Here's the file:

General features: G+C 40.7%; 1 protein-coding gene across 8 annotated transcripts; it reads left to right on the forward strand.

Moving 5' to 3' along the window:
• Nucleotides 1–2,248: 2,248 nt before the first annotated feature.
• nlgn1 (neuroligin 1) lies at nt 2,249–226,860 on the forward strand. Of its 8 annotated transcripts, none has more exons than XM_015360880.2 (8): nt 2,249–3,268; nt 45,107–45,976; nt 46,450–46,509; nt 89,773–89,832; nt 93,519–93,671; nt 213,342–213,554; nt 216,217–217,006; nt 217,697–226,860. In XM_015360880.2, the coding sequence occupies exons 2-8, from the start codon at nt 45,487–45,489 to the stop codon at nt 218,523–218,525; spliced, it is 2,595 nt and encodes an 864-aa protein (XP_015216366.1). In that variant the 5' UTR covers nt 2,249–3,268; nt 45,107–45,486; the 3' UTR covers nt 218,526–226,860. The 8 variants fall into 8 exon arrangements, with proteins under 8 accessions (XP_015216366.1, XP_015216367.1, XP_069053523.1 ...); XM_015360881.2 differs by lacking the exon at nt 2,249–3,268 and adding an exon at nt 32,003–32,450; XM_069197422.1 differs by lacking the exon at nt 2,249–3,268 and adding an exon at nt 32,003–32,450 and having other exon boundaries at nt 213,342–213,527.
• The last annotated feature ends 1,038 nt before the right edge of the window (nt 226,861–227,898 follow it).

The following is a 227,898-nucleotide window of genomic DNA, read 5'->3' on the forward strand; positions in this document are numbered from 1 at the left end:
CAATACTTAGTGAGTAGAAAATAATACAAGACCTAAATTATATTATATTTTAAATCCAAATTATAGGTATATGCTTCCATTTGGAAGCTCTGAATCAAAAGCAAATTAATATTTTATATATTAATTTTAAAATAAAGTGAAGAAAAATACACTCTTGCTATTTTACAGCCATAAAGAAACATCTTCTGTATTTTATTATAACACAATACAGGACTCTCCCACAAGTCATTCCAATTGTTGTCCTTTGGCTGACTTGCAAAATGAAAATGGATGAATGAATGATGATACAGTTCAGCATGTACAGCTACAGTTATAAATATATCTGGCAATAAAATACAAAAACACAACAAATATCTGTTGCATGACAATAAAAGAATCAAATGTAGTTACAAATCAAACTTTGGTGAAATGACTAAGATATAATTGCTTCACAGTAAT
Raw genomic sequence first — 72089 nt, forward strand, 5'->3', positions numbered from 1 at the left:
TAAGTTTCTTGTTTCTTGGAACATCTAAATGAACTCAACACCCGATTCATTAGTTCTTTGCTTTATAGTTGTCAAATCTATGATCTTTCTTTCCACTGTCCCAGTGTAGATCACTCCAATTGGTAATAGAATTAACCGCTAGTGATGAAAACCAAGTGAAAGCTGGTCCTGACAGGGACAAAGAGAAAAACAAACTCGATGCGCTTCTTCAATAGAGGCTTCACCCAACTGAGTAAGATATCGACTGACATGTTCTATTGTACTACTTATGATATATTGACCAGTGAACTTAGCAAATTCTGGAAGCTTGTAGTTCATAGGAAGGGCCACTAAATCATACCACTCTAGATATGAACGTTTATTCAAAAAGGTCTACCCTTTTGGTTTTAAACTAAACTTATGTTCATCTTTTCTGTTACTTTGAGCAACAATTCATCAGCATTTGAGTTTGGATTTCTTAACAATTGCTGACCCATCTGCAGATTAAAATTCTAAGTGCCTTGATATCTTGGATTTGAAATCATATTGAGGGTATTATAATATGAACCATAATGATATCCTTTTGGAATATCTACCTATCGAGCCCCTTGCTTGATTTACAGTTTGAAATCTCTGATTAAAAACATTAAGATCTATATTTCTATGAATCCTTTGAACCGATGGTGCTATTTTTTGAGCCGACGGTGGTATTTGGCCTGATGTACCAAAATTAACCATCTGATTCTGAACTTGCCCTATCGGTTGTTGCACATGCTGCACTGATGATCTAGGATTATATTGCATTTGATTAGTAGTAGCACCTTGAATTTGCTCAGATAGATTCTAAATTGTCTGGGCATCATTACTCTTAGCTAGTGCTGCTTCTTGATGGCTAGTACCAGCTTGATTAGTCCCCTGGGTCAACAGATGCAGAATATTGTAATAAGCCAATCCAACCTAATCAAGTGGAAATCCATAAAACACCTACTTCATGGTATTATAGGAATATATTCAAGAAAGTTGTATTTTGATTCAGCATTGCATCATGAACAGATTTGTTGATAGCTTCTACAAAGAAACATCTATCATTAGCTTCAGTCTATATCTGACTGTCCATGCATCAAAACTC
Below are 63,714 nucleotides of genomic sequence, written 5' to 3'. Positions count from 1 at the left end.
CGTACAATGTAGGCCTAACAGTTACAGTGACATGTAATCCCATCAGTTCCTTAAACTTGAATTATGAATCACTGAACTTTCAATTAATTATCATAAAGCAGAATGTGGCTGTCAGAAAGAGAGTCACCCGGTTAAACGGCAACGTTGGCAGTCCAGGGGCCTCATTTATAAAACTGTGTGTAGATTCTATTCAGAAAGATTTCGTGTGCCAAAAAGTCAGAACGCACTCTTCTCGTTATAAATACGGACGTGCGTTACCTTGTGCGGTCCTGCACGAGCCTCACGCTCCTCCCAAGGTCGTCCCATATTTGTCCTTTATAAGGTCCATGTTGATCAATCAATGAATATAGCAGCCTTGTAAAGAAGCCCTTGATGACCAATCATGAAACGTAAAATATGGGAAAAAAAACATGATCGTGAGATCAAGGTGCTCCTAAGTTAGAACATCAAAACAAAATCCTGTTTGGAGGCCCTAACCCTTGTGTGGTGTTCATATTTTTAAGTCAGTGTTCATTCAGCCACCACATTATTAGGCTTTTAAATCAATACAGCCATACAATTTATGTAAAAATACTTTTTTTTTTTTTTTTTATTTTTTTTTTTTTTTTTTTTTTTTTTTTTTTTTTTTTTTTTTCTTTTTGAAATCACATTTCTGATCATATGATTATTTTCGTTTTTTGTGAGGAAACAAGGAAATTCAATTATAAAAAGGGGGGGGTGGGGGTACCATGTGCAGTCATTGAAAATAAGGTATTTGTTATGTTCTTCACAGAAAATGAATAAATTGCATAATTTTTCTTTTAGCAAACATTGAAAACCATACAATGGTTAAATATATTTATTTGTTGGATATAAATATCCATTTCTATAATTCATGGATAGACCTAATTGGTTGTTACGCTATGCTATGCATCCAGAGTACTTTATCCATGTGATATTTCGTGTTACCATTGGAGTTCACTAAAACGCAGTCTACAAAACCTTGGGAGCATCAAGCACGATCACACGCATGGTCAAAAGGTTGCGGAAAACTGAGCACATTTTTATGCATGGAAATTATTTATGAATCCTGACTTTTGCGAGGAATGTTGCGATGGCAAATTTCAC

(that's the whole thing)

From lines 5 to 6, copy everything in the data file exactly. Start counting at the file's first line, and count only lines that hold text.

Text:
• The last annotated feature ends 1,038 nt before the right edge of the window (nt 226,861–227,898 follow it).

The following is a 227,898-nucleotide window of genomic DNA, read 5'->3' on the forward strand; positions in this document are numbered from 1 at the left end: